Tuesday, April 23, 2019

Africa: Will Democracy in the Streets Matter?

Alan Heil, Public Diplomacy Council, April 15, 2019

As a VOA foreign correspondent reporting from Sudan back in 1969, I recall distinctly a tiny mud hut within a mile or so from the confluence of the Blue and White Niles. Its rough mud bricks were splashed with crude white lettering, a makeshift campaign poster back in the relatively brief period when Sudan had free and fair elections.

Changai, 29, and her family of six live in Rumkur, South Sudan. Photo taken June 6, 2017, by Gethin Chamberlain.

Recent events have raised cautious hopes among public diplomacy [JB emphasis] specialists in the West that such an era will be re-born in two African countries where dictators have been forced from power after persistent street demonstrations challenging their rule. The same divisions are at play afflicting a third African country amidst a civil war.
Unrest in one of the most promising continents, experts agree, is impeding progress. However, many more young adults and women are participating in popular uprisings appealing for change, a quantum increase since I reported from Africa and the Middle East half a century ago.
This April, military regimes in Algeria and Sudan have relinquished power by ousting long-time dictators and replacing them by like-minded colleagues determined to maintain power. This time, though, the street protests in those two countries and civil war torn Libya have continued or even grown larger after announced changes. The masses appear to be saying: “Enough is enough! We want civilian leadership.”

A Country-by-Country Glimpse


President Omar al-Bashir’s 30-year iron rule was abruptly terminated April 11 by his military colleagues after the largest anti-regime demonstrations in a generation. The announcement said the junta would rule for two years until a new election. But the junta-designated successor president, Defense Minister Ibn Auf, lasted only 24 hours before stepping aside to make way for General Abdel-Fattah Burhan. Officially, in two days, Sudan had three different heads of state.  According to the Associated Press, Defense Minister Auf said he was stepping aside “to preserve the unity of the armed forces.”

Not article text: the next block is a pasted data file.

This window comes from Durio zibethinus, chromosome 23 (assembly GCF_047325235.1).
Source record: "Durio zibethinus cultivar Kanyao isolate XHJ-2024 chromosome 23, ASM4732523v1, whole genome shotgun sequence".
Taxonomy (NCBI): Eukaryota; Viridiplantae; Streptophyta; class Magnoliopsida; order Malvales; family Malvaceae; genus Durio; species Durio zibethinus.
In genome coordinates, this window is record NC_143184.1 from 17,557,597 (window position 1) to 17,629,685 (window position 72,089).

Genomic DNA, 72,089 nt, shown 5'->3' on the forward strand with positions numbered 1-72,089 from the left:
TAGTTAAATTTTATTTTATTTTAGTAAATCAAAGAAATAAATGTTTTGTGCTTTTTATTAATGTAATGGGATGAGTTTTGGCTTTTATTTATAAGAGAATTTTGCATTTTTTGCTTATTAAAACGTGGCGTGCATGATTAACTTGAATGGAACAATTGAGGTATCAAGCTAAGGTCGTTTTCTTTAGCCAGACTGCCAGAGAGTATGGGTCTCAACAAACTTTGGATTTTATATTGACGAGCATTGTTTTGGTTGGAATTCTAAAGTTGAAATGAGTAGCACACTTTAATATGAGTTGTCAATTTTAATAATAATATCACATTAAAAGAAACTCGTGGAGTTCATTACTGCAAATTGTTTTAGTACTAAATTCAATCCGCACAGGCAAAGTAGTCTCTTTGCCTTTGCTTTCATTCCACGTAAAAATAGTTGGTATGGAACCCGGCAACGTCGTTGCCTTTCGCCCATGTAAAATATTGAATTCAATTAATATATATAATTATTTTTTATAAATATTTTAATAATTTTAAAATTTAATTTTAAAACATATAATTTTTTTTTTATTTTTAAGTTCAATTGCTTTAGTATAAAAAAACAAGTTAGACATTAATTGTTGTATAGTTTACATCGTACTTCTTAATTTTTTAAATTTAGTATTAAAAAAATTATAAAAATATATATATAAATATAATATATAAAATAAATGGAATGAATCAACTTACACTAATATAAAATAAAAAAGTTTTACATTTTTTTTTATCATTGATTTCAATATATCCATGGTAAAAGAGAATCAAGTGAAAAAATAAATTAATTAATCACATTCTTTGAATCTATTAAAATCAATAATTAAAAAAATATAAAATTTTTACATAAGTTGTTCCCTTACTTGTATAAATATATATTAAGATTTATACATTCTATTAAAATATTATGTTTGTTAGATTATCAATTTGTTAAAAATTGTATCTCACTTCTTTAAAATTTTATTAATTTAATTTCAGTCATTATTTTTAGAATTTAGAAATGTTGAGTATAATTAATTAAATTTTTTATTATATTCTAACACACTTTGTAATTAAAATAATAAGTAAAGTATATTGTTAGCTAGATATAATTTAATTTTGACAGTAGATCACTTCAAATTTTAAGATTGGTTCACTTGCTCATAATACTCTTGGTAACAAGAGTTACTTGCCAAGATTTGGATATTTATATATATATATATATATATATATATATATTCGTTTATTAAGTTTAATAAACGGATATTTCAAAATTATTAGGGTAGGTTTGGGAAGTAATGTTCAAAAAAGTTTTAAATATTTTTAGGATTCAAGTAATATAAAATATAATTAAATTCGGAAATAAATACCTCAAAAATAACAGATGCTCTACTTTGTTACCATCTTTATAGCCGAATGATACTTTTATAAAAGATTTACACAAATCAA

A young woman leads protesters in a chant calling for revolution in Khartoum, Sudan on April 8. The photo by Lana H. Haroun has been shared widely on social media.
In Khartoum, some protesters celebrated the handovers. But others vowed to continue their demonstrations until an inclusive and representative civilian government is in place. (Defense Minister Auf announced April 12 that Omar al-Bashir would not be handed over to the International Criminal Court in the Hague. At the World Court, the deposed president is charged with committing war crimes in Sudan, including genocide in Dafur several years ago. Any trial, the army said, would be in Sudan). Street protests continue.
The Washington Post’s Max Bearak reported April 14 that the military junta that controlled Sudan the past three decades appears to be split. General Burhan, its most recent chief (and latest designated Sudanese president) announced two steps that seemed encouraging to the protesters. He paid his respect to the demonstrators, promised to prosecute security forces that had killed some of them, and fired all Bashir-appointed state governors in Sudan. However, a Post headline stated, “As Sudan’s Protesters Bask in their Jubilation, Uncertainty is Still Swirling.”


Algerian President Abdelaziz Bouteflika casts his ballot in May 10, 2012, legislative election. Photo by Magharebia.
On April 2, the 20-year rule of dictator Abdelaziz Bouteflika also came to a sudden end. As in Khartoum, military commanders ousted him. That followed months of street protests when the gravely handicapped, 82-year-old president prepared to seek re-election to a fifth term. Bouteflika, who earlier ended his re-election bid, was ousted by the Algerian military as anti-regime civilian demonstrations continued.